>> Monday, October 12, 2015
The Man Booker Prize winner for 2015 will be announced tomorrow, so I thought I'd post my impressions of the nominated books. As I have for the past few years, I have read (or at least, had a very good go at reading) most of the books on the longlist and all of the ones on the shortlist.
I should stress that I do this not out of a sense of obligation, but because in previous years I've discovered many truly wonderful books on these lists. Not one or two, but several, more than enough to make the whole thing worth it.
This year it was different. I had a really high proportion of DNFs, and this was DNF after reading a good portion, at least a third and more than that in several cases, so I did invest a significant amount of time in those books. Half of the six books on the shortlist were DNFs! There were a few ok books, and only a couple that truly worked for me.
I don't think it's necessarily that it was a bad selection, more that the judges' concept of a good book does not ring my bells. It seemed to be very much a writers' selection (and yes, I realise not all of the judges this year are authors), in that formal experimentation seemed to be more important than whether the books delivered.
All that said, the two books that worked best for me are actually on the shortlist, which is unusual (my favourites usually don't make it through).
A Spool of Blue Thread, by Anne Tyler, was the one I enjoyed the most. It is the story of a family. At first sight it's a very domestic story, and when you go deeper, it still is a domestic story. And that doesn't mean that it doesn't deliver important insights or striking moments of truth. I loved that about it, as I loved that it was also a really good, satisfying read. The structural experimentation (shifting points of view, non-linear timeline) really worked for me here. Full review here.
A Little Life, by Hanya Yanagihara was one I really wasn't looking forward to, based on all I'd heard about it (and it was probably the most talked about book on the list). I can't say I enjoyed it, but it was actually really good. It starts out as the story of 4 friends in New York but ends up being mainly the story of one of them, Jude, a man who survived horrific abuse as a child. This abuse has left him badly damaged, both physically and psychologically, and Hanagihara explores this in long, harrowing detail. It's tough to read but very powerful. However, I think it would have been even more powerful if the author had not made the childhood abuse quite as extreme, to the point that it made me disconnect because I found some of it unbelievable. I think a little bit less would have been more in this particular case. Anyway, I read it late and finished it while on holiday last week, so no review yet, but I think I'll do a full one soon.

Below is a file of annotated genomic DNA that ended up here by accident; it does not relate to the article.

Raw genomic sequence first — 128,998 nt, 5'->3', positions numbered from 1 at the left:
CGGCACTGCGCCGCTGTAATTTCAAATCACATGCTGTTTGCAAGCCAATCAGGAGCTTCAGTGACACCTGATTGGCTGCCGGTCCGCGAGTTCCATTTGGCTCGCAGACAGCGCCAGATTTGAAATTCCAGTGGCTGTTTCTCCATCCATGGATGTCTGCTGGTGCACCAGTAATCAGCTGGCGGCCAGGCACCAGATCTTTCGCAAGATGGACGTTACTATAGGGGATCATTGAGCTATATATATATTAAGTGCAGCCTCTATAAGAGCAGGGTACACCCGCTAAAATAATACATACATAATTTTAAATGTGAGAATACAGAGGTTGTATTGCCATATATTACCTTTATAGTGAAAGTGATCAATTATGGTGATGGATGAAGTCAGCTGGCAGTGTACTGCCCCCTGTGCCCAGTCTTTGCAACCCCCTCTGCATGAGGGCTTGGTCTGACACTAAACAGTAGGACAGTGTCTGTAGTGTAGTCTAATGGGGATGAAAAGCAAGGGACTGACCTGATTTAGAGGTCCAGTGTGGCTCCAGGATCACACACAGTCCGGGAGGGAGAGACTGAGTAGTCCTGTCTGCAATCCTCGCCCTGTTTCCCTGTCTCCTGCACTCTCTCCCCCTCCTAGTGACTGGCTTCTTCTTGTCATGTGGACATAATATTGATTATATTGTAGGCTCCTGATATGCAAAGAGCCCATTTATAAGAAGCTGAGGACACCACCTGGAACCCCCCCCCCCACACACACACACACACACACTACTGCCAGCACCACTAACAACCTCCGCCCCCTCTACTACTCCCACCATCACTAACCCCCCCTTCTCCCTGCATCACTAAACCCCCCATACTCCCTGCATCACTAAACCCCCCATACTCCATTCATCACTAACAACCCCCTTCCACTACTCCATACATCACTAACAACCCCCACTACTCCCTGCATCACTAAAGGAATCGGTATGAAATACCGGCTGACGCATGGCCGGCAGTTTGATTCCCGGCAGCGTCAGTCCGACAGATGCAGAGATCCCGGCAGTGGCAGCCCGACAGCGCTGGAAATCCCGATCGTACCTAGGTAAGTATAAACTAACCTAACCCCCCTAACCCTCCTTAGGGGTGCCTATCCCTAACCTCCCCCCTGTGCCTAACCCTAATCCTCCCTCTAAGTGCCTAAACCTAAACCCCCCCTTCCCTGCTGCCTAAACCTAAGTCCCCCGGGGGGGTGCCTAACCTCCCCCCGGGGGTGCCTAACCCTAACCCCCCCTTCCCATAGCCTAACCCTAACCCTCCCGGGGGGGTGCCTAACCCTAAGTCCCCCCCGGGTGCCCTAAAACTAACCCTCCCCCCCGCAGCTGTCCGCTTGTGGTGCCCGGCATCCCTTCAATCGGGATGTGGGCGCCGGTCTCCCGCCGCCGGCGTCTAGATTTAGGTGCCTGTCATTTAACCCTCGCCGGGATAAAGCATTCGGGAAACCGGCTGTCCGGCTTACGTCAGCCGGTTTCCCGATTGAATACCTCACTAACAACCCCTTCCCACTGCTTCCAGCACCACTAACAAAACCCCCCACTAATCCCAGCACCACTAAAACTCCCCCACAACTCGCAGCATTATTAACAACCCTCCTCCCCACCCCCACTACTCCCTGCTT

Satin Island, by Tom McCarthy, was a weird one and I still don't know what to make of it. It's basically a guy philosophising about random stuff, as I said in my review "the sort of moderinst crap I detest: pretentious, self-indulgent, uncaring of the reader". But I actually enjoyed myself while I was reading it, so maybe it's not as uncaring of the reader as it might seem. I'm not sure I got the point of it (reading reviews, the theory that resonates the most is that it's satirising how people these days feel that every minute detail of their lives is significant of worthy of being examined in detail), but I found it compelling and still remember quite a few haunting images from it. Full review here.
I had high hopes for The Fishermen, by Chigozie Obioma. It tells the story of four boys in a small town in Nigeria. However, the writing just didn't work for me at all and I didn't connect with the characters, so I gave up when I was about 40% in. A shame, because it sounded like the story was right up my alley. Slightly longer review here.
I really liked the first sections of The Year of the Runaways, by Sunjeev Sahota. It was a story I wanted to read, an imagining of the real people behind the tabloid headlines about illegal workers and sham marriages. I liked the variety of the characters' backstories and the writing. And then I got to a scene in which a previously really sympathetic character tries to rape a young woman and it's portrayed in the vilest, most toxic way, the narration making it clear that it was just that he was overcome by his feelings. I quote the offending scene in my review. No. Just no. I lost all trust in the author right then, and put down the book.